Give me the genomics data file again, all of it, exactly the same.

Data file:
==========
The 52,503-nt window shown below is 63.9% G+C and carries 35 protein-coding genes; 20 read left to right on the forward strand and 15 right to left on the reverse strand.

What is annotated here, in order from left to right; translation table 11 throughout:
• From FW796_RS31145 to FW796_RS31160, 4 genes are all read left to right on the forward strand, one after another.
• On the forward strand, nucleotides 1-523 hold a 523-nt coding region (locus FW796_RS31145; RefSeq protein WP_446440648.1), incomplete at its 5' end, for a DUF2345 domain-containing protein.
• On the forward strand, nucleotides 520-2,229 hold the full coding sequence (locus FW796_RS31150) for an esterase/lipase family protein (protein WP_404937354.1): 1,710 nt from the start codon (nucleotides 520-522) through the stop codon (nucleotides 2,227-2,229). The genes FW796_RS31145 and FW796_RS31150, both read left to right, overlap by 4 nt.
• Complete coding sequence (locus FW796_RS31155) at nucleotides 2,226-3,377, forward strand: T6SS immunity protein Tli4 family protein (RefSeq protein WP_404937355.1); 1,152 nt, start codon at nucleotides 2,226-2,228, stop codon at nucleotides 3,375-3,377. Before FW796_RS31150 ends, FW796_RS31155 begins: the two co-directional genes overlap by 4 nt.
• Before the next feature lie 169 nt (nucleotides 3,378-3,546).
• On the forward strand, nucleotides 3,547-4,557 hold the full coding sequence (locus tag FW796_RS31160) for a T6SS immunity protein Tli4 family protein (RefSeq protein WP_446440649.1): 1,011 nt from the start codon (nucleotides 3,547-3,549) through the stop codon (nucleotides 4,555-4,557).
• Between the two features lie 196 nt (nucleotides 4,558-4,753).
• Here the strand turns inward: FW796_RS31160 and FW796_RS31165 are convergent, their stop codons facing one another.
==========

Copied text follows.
The 52,503-nt window shown below is 63.9% G+C and carries 35 protein-coding genes; 20 read left to right on the forward strand and 15 right to left on the reverse strand.

What is annotated here, in order from left to right; translation table 11 throughout:
• From FW796_RS31145 to FW796_RS31160, 4 genes are all read left to right on the forward strand, one after another.
• On the forward strand, nucleotides 1-523 hold a 523-nt coding region (locus FW796_RS31145; RefSeq protein WP_446440648.1), incomplete at its 5' end, for a DUF2345 domain-containing protein.
• On the forward strand, nucleotides 520-2,229 hold the full coding sequence (locus FW796_RS31150) for an esterase/lipase family protein (protein WP_404937354.1): 1,710 nt from the start codon (nucleotides 520-522) through the stop codon (nucleotides 2,227-2,229). The genes FW796_RS31145 and FW796_RS31150, both read left to right, overlap by 4 nt.
• Complete coding sequence (locus FW796_RS31155) at nucleotides 2,226-3,377, forward strand: T6SS immunity protein Tli4 family protein (RefSeq protein WP_404937355.1); 1,152 nt, start codon at nucleotides 2,226-2,228, stop codon at nucleotides 3,375-3,377. Before FW796_RS31150 ends, FW796_RS31155 begins: the two co-directional genes overlap by 4 nt.
• Before the next feature lie 169 nt (nucleotides 3,378-3,546).
• On the forward strand, nucleotides 3,547-4,557 hold the full coding sequence (locus tag FW796_RS31160) for a T6SS immunity protein Tli4 family protein (RefSeq protein WP_446440649.1): 1,011 nt from the start codon (nucleotides 3,547-3,549) through the stop codon (nucleotides 4,555-4,557).
• Between the two features lie 196 nt (nucleotides 4,558-4,753).
• Here the strand turns inward: FW796_RS31160 and FW796_RS31165 are convergent, their stop codons facing one another.